I tried reading the article, but having all the graphics at the end made it hard work, and without a definition of what “price return” was, I really wasn’t much wiser.

  • 60 dearieme December 23, 2018, 10:11 pm

    @John B, I found that the answer is to open the paper in two widows so that you can have the figures in the left window while you read the text in the right.

    “Price return” means the share price return, with or without inflation-correction, depending on what he’s discussing. So he ignores dividends, taxes, fees, … His point is that this “price return” is probably more relevant to the retiree than the total return since he’s likely to draw and spend his dividends.

  • 61 John B December 23, 2018, 11:06 pm

    I think I will ignore the article, as dividends do most of the heavy lifting in building a portfolio, and allow its value to be maintained in the early stages of drawdown. I don’t think a sensible conversation can be had ignoring 3% annual returns.

  • 62 SBS December 25, 2018, 12:00 am

    How I Learned to Stop Worrying and Love Annuities.
    My opinion has been moving it this direction. Good comments from Mark and others in this thread. It may be a difficult one to convince most people on, though. (But passive investing is pretty unintuitive, too!)

  • 63 Tony January 3, 2019, 4:12 pm

    On my procrastination to do list is switching my DC investments held with a well known pension provider direct to a SIPP mainly to cut the overall charges but also to have a direct market access and choice of funds. I’ve got Snowman’s comparison spreadsheet and that works well for me for ISAs and dealing accounts. But pensions has that added layer of charges at the end. Currently for me all dealing is free as are future withdrawals. I pay an advertised total 0.5% AMC. But assume I can beat that AMC with a SIPP (including any fund charges), isn’t it the case most platforms have additional fees for future withdrawals/drawdown. Any general pointers how to truly compare overall SIPP costs? Or do some people build up their pension investments with one provider and then for those not wanting to go down the annuity route, then switch it to another platform once they wish to start withdrawing, if the costs make that sensible? In other words, do people keep costs down with provider 1 then switch to whoever’s cheapest at the drawdown stage? If you get my gist.

  • 64 Peter B February 2, 2019, 1:12 pm

    I’m also waiting on the Vanguard SIPP offering with a little impatience, eager to transfer from a more expensive route I was obliged to make to beat a deadline for income earned in one year that I did not need to spend.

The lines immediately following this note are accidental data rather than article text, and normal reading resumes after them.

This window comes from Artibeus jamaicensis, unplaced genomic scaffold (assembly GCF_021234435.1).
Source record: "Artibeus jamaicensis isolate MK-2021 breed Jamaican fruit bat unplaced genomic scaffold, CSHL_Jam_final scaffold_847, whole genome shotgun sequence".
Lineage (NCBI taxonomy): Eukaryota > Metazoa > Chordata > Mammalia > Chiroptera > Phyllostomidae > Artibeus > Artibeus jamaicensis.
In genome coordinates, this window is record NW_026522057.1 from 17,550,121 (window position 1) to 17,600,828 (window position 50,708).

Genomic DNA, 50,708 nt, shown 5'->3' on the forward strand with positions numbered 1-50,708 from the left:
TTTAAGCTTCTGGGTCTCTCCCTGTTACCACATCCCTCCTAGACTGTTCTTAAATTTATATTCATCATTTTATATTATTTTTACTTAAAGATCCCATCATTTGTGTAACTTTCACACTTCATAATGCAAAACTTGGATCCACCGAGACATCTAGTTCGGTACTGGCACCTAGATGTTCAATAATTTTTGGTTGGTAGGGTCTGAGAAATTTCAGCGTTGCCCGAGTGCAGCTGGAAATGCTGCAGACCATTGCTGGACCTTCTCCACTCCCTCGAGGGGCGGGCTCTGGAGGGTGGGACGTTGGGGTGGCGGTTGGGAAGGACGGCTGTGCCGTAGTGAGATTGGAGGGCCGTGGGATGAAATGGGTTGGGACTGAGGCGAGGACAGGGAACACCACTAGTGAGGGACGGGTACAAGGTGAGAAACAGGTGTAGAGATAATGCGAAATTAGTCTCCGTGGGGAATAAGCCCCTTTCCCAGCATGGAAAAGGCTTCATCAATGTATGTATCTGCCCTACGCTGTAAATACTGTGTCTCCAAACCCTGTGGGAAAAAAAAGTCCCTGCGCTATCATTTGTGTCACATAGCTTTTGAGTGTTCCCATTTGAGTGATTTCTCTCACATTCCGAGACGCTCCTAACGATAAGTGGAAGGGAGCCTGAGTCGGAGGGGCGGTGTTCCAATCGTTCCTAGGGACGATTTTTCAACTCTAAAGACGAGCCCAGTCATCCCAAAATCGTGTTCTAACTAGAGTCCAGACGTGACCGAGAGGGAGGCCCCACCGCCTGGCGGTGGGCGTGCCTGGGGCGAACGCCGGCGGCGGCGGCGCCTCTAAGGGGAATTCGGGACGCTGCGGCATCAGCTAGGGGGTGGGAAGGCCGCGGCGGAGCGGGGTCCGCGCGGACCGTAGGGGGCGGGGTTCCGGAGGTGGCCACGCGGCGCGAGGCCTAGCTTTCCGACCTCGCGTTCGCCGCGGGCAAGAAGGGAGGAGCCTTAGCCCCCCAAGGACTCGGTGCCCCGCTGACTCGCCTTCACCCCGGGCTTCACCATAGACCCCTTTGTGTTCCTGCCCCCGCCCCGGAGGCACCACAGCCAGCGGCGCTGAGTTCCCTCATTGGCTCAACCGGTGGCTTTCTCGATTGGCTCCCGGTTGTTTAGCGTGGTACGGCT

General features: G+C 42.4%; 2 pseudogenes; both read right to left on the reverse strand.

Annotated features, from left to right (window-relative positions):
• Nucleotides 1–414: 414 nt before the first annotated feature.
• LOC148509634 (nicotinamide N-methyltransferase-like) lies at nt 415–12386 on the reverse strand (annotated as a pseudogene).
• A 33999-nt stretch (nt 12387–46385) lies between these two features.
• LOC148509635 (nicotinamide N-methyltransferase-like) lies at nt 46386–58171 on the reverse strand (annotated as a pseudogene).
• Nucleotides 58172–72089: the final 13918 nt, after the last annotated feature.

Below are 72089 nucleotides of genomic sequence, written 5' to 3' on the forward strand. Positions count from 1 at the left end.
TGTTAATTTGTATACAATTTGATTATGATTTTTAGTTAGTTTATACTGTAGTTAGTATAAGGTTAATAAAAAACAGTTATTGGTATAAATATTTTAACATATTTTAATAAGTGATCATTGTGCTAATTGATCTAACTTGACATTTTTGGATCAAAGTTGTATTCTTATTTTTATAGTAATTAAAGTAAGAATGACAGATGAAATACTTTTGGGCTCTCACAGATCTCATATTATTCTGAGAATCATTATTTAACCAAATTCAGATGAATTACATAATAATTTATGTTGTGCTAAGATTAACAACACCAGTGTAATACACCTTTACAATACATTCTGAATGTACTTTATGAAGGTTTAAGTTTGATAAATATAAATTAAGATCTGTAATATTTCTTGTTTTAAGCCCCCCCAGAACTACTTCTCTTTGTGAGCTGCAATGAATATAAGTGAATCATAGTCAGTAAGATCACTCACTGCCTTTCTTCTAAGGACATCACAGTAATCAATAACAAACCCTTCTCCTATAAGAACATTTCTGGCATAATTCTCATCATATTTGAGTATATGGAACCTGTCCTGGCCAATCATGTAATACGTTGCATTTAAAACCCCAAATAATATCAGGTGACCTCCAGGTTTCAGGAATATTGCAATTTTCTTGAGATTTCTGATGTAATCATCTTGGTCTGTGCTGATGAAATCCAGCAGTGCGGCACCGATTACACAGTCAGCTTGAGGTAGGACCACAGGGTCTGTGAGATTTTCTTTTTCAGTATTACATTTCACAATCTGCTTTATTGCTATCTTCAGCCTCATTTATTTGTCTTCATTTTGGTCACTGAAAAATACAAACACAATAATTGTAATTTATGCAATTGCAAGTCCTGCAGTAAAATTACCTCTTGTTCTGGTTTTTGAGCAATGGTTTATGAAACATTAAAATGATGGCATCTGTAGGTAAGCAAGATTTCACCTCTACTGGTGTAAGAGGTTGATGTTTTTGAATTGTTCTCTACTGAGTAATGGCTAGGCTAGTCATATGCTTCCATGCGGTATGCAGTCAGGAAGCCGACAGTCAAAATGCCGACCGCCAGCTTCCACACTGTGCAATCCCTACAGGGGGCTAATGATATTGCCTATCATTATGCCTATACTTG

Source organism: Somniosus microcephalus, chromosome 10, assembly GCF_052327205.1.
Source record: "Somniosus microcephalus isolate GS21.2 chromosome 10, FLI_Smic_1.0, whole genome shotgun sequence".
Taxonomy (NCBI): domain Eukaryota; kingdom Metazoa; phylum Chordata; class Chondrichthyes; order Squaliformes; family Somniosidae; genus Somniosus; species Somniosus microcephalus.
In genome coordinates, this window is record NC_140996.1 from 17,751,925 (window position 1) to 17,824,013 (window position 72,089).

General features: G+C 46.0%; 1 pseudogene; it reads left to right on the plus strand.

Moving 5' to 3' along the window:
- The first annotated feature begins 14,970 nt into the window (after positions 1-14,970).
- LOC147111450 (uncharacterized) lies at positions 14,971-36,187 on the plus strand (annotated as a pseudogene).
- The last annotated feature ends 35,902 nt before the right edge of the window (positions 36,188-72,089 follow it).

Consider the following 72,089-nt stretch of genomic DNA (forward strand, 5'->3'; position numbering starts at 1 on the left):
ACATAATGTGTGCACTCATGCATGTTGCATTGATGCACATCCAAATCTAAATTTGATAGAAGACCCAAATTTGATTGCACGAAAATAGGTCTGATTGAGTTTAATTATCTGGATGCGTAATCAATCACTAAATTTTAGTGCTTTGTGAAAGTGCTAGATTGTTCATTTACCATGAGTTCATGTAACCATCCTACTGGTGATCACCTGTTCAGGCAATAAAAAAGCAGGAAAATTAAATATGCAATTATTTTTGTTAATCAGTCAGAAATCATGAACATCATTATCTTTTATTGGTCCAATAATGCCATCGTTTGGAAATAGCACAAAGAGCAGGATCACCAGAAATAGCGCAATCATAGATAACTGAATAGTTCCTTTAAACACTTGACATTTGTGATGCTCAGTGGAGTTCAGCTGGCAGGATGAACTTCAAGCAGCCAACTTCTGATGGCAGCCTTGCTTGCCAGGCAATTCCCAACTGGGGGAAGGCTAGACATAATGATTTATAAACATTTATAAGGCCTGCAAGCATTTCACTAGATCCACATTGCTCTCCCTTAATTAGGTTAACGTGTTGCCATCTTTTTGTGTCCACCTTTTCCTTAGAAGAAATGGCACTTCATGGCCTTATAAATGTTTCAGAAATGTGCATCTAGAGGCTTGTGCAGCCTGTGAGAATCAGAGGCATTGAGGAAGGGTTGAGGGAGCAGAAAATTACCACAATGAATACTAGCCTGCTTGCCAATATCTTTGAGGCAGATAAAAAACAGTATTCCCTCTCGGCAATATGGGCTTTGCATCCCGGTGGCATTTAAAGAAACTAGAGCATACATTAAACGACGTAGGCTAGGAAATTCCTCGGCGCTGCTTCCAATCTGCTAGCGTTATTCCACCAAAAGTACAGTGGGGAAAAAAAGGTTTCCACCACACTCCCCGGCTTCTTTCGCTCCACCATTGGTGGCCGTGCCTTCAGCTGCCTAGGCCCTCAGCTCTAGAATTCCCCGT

btw, rather than the old plumber joke I prefer the old TV repair man joke – not that we have them anymore. “Why is the TV repair man able to charge so much?” It is for all the knobs he does not twiddle! I suppose the same could now be said about laptop repair, with suitable non-gender reference.

    But to get back to topic, any news/update of the launch date?

  • 65 Pinch February 3, 2019, 8:15 pm

    @Peter B #64
    No, no update yet – the accounts page still says:
    “Sign up to be the first to hear when we add this new account in 2019.” So I suggest you do just that.

    Go to https://www.vanguardinvestor.co.uk/investing-explained/investment-account-types

    Enter your name and email address on the website above, around halfway down, and they will email you when there are changes/updates.

  • 66 Dave Rees February 14, 2019, 8:30 pm

    My wife and I have yet to start SIPPs , but are keen to get things moving before the end of this tax year. I was hanging out for Vangaurd, but as this isn’t likely to happen any time soon, I was planning on kicking off with Interactive Investor (as a platform to access the Vanguard LS Funds) and maybe swapping over to Vanguard if it’s more beneficial to do so later on. Is this a sensible plan? Also, I’m struggling to work out how much we can lob in as a lump sum, taking into account the 3 year “carry over” allowance. Is this something it would be worth paying an IFA to work out for me?

  • 67 Vanguardfan February 14, 2019, 10:18 pm

    A tax accountant could advise about carry forward, rather than an IFA.

  • 68 Pinch February 15, 2019, 1:29 pm

    @Dave Rees #66
    You can work this out yourself if you want – both HMRC and the Pension Advisory Service seem to have good guidance on their websites.

    You will have to use up the allowance for the current tax year before you can use any leftover allowance from previous years. Due to this I can only say “seem” as I have not used up my current allowance and therefore not used either notes to determine any carry over allowances I may have left.

    https://www.gov.uk/guidance/check-if-you-have-unused-annual-allowances-on-your-pension-savings#carry-forward-your-unused-annual-allowance

    https://www.pensionsadvisoryservice.org.uk/about-pensions/saving-into-a-pension/pensions-and-tax/carry-forward